Brexit view from the Continent: partnerships face ‘huge problem’

The leader of the German Rectors’ Conference questions ‘how easy it would be’ for academics to work across borders after the UK leaves the EU

July 1, 2016
Man handing file/documents to colleague over office partition
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Cross-border: collaboration is key

Collaborations between universities in the UK and the rest of Europe face a “huge problem” following the vote for the UK to leave the European Union, according to the president of the German Rectors’ Conference.

Horst Hippler, leader of the HRK, Germany’s equivalent of Universities UK, said he “cannot see” how European university partnerships with the UK “can continue as they have in the past”.

“I would be happy if this could be worked out, but I don’t see this [happening] at the moment,” he told Times Higher Education. “I see a huge problem coming up for scientific exchange between Britain and the rest of Europe.”

He said that projects with UK universities that have already been financed will continue for now, but added that research was a “dynamic process” and that amid uncertainty there was a possibility that “funding may end abruptly” for projects involving UK universities.

It was also unclear “how easy it would be” for academics and students to move across borders in the future.

“Would [the UK introduce] visas for researchers? This is one of the most important questions,” he said.

“At the moment, there are 4,000 foreign students on the Erasmus+ programme in Britain, and more than 2,000 British students at German universities also supported by Erasmus. There will be a problem to have this intense exchange programme being continued in the future.”

Lykke Friis, pro-rector for education at the University of Copenhagen, said that the EU and the UK were heading for “a long and bloody divorce, which puts us in a situation where for a long time the future of Erasmus and the future of Horizon 2020 funding is uncertain”.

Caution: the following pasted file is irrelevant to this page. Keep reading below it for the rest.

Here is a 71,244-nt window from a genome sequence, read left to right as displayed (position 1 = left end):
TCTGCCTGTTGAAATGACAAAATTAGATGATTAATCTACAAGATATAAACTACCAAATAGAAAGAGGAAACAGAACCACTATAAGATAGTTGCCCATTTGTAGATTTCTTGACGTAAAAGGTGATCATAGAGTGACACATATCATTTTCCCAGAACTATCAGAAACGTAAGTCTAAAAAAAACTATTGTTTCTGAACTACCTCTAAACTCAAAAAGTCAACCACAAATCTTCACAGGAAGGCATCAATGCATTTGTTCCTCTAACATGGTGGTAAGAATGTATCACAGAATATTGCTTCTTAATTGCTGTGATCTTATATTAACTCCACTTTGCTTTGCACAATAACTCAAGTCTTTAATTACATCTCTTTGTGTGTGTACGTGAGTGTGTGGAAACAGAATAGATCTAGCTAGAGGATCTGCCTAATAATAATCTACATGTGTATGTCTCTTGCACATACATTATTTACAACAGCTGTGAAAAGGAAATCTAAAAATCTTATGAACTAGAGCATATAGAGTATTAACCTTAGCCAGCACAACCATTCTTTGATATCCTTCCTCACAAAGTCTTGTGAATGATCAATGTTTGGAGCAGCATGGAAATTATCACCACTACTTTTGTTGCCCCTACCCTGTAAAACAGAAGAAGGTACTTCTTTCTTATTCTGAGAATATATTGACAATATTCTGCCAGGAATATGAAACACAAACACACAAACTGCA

But she remained optimistic that an agreement between the UK and the EU would be reached to allow collaborations with UK universities to continue.

“We have such a long-term collaboration with the UK. They are some of our closest allies. I think we will find a solution,” she said.

Ole Petter Ottersen, rector of the University of Oslo – an institution in a country, Norway, that is not part of the EU – and chair of the board of the Guild of European Research Intensive Universities, said that he anticipated “no major changes” for collaborations between universities in the UK and the rest of Europe.

“The sentiment in Norway is very clear. We will continue to collaborate with British universities,” he said.

“We really think in the end there will be no major changes when it comes to the possibilities to collaborate across borders in Europe. We simply cannot afford to see this long-term development in research collaborations disappear into thin air.”

Meanwhile, Jacques Biot, president of the École Polytechnique in France, said that the university already had strong partnerships with “institutions with which it shares common values and ambitions, whether they’re members of the European Union or not”.

“As a matter of fact, we have recently strengthened our relations with Switzerland, Japan, Israel, China and the United States. I am confident that we may find the same type of relationship with UK universities if the exit does really take place in the end.”

ellie.bothwell@tesglobal.com

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